the general assembly did not so consider it. | that a separate provision was inserted in our The provisions for the levy of the tax and for constitution to protect it from improvident the election of a treasurer are affirmative mat. disbursements. So section 32 regulates the ters, and are not properly embraced within two general classes of appropriation bills, by a general appropriation bill. We hold, then, providing that even the general appropriation that this bill, which merged into this act, was bill shall embrace nothing but appropriations not a general appropriation bill. Therefore for the ordinary expenses of the three great the bill, before its passage, having been a departments of state, interest on the public special appropriation bill, its validity is to be debt, and the public schools, and that all other determined by the proper construction of sec- appropriations shall be made by separate tion 32, Sections 21 and 32 of article 5 of bills, each cmbracing but one subject. Both our constitution, however, are both so inti- sections, therefore, apply to appropriation mately connected with the question before us bills, and these are doubly guarded. Wheththat they should be considered together. Sec- er we construe "each” as qualifying and retion 21 applies to all bills except the general ferring to “bill,” or hold that “each” refers to appropriation bill. It provides that no bill, "appropriation,”-as to which we express no with the exception of the general appropria- opinion,--the same conclusion follows. Section bill, shall be passed containing more than tion 32 was adopted not merely to make emone subject, which shall be clearly expressed phatic the exception found in section 21. Its in its title. It will be observed that not only special office is to guard against improper are all bills of a general character within its appropriations of the public revenue, and to purview, but also all appropriation bills other impose restrictions upon the manner of makthan the general appropriation bill. So that, ing the same not contained in, and in addition so far as the limitations of this section are to those found in, section 21. Whatever may concerned, the general appropriation bill may be the meaning that should be given to the contain as many subjects as are properly word “subject," in section 21, we are satisfied within the power of the general assembly to that it is consonant with, and effectuates, the make provision for. It will also be observed further restrictions sought to be imposed by that as to all other appropriations, by the section 32, to give "subject” as found in this special injunction of the same section, each latter section a meaning substantially equivabill therefor must contain only one subject. lent to “purpose.” Instead of the word “sub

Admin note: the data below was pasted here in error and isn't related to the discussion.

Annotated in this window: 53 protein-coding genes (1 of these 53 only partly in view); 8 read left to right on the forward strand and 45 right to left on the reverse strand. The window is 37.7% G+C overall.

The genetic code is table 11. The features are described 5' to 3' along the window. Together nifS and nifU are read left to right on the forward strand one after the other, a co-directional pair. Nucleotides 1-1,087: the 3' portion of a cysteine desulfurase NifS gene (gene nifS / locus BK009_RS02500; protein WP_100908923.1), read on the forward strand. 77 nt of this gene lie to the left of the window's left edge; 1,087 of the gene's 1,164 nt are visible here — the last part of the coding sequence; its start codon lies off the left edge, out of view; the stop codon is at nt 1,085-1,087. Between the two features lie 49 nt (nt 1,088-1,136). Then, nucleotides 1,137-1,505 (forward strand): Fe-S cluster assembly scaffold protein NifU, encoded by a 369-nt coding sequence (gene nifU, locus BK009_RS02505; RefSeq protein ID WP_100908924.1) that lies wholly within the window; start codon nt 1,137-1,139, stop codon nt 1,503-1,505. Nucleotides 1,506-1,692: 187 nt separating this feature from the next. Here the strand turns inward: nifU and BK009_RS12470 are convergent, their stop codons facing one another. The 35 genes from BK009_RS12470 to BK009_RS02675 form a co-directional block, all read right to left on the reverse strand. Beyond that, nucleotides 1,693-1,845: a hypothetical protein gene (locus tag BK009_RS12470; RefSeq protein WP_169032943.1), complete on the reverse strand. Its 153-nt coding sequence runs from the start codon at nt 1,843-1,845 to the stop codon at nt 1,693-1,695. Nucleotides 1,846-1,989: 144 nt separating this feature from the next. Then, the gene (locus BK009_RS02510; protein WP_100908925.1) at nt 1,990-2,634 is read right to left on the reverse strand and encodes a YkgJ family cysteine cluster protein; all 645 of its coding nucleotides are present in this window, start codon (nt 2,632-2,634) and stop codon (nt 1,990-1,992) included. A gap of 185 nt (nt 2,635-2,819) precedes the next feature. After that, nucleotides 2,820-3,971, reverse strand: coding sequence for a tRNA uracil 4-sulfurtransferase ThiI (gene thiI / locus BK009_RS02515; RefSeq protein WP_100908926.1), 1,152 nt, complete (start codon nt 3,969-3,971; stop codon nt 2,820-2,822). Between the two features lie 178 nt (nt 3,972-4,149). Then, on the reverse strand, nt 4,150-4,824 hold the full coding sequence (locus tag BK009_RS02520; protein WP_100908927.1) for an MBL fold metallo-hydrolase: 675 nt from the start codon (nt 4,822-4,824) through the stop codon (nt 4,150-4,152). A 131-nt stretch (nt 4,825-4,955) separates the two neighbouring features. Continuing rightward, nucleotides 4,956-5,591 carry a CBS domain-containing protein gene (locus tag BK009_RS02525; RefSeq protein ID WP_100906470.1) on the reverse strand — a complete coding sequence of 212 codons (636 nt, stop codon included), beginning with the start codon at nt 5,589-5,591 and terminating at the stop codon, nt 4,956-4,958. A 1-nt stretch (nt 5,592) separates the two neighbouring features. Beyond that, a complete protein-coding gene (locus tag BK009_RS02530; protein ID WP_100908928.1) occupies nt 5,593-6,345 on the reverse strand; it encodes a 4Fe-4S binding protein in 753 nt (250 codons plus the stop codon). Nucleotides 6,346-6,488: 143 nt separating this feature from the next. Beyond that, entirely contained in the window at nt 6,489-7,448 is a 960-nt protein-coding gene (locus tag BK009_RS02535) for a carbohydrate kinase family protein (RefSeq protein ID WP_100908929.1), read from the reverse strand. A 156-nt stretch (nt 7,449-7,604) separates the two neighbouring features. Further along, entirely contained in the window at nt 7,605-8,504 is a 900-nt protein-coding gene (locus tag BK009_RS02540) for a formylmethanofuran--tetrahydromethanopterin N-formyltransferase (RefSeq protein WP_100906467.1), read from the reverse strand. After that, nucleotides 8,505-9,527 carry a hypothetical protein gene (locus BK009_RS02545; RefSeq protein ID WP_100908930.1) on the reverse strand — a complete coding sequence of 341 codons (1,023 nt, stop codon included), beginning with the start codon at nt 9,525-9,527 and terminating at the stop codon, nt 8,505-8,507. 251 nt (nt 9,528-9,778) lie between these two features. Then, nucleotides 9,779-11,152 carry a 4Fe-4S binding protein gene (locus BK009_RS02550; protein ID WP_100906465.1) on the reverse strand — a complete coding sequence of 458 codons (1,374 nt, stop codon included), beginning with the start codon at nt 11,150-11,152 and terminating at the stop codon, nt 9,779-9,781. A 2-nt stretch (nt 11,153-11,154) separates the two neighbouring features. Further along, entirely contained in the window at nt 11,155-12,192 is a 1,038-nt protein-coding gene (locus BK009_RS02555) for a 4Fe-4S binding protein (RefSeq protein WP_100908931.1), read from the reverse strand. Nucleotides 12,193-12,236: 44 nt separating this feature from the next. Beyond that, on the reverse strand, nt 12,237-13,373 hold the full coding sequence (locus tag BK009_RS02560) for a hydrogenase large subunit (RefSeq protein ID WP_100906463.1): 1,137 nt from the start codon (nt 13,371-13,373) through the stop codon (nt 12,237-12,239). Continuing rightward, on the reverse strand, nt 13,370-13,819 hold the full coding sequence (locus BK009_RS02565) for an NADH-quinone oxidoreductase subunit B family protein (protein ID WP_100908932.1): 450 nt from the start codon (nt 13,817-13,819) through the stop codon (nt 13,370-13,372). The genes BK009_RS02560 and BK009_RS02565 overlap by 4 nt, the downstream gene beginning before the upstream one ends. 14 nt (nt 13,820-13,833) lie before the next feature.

To make clear beyond question the conclu- ject" in section 21 of our constitution, the consion which we have reached, a brief state- stitutions of some of the other states have in ment of the reasons for the incorporation of like provisions the word "object." Some this section will assist us. In language more states, as Texas and New York, give to or less variant, it is said that one of the ob- “subject" a less restrictive meaning than "objects was to prevent the combining of discon- ject.” Others, like Michigan, regard these nected or incongruous subjects into one bill, words as substantially synonymous. The and thereby gaining a support for all as rule that words found in the same constitugrouped together, which, as separate bills, tion are presumed to have been employed in each, alone, could not command. Not con- the same sense is neither invariable nor intent with this safeguard, which applies to ev- flexible. It is purely an arbitrary rule,-one ery kind of a bill except the general appro- that rests upon presumption merely,-and in priation bill, the framers of our organic act its application is of but slight force, and readadopted section 32. It applies only to bills ily yields where a contrary intent is apparwhich carry appropriations, and divides them ent. Cooley, Const. Lim. (5th Ed.) p. 75. into two general classes: First, the general A definition has already practically been appropriation bill; second, all other bills car- given to this provision in Re Continuing Aprying appropriations, or special appropriation propriations, 18 Colo. 192, 32 Pac. 272, where bills. It is true that the people are affected this court says: “One object of this [section] more or less by any bill which is merged into is evidently to prevent the placing in one bill law, but in a peculiar sense are they interest- of appropriations for several purposes, and ed in measures which disburse the public rev- thereby combining in favor of all the advoenue. The public revenue, whether derived cates of each." The object of this act, of from taxation which falls upon all classes course, was to provide money for the support alike, or whether derived from other sources, of these four institutions. The appropriation belongs equally to the people. Thus, proper- for each certainly constitutes one purpose,ly considering the situation, the wisdom and one subject,-each separate and distinct from foresight of the members of the constitutional each of the other three, and each should be convention have been amply justified by sec- made to depend for passage or defeat solely tion 32. All bills other than appropriation upon its own merits. As there are four insti. bills had been sufficiently guarded by section tutions to which the proceeds of the tax ler21 in the requirement that each general sub- ied are to be applied and exclusively devoted, ject of legislation must have its separate bill, it follows that there are four distinct subjects so that it should stand or fall upon its own or purposes of appropriation contained in one merits. But the evils and dangers of combi- act, which is inhibited by section 32 of article nations and "logrolling” in the matter of the 5 of the constitution. To give to the word appropriation of public revenue were so great “subject" a meaning broader than this would destroy one of the objects of this constitution- for the possession of the land sued for, deal provision. To give it the broad meaning fendants bring error. Affirmed. for which the contention is made would logi- The complaint in this case alleges that cally permit the legislature in one bill, enti- plaintiff, Higbee, is the owner, in fee simple, tled "An act to provide for an appropriation and entitled to the possession, of a certain to defray the expenses of the government," quarter section of land, situate in Bent coun. to make appropriations for every conceivable ty, Colo.; that before the bringing of this acand possible object within the power and con- tion the defendants wrongfully and unlawtemplation of the legislature to provide for, fully and forcibly entered upon and took posand would tolerate the combining into one session of the same, and ousted the plaintiff special bill appropriations for every state in- therefrom, and still continue, unlawfully and stitution and arm of the government, and thus wrongfully, to withhold and retain from make of a special bill a broader and more plaintiff the possession of the same. In the comprehensive measure than the general ap- complaint there is stated a good cause of acpropriation bill itself. Such an interpreta- tion to recover possession of real property, tion would really make, under our constitu- under chapter 23 of our Code. In addition to tion, only two appropriation bills,-one, the the matters that are properly contained in a general appropriation bill, containing the sub-complaint in such an action, there are a numjects which said section 32 of the constitu- ber of other allegations, which, in substance, tion specifies as properly included therein; disclose the following state of facts: At the the other, a special bill to defray the expenses September, 1890, term of the district court of of the state government, and embracing ev. Bent county, Rhoades et al. (who are plainery subject not comprehended in the general tiffs in error here, and were defendants below appropriation bill. It is conceded that, logi- in the case at bar), as plaintiffs, instituted an cally, such would be the result of giving to action in the nature of an action of ejectment the word any broader meaning than we have against William Higbee, who is defendant in given it. But such interpretation is clearly error here, and who was plaintiff in this ac. negatived by that clause of section 32 which tion below. In that original ejectment acdivides into two classes all appropriation bills, tion, Rhoades et al. recovered a judgment for viz. the general appropriation bill, and all the possession of a certain strip of land, about other appropriation bills, which clearly con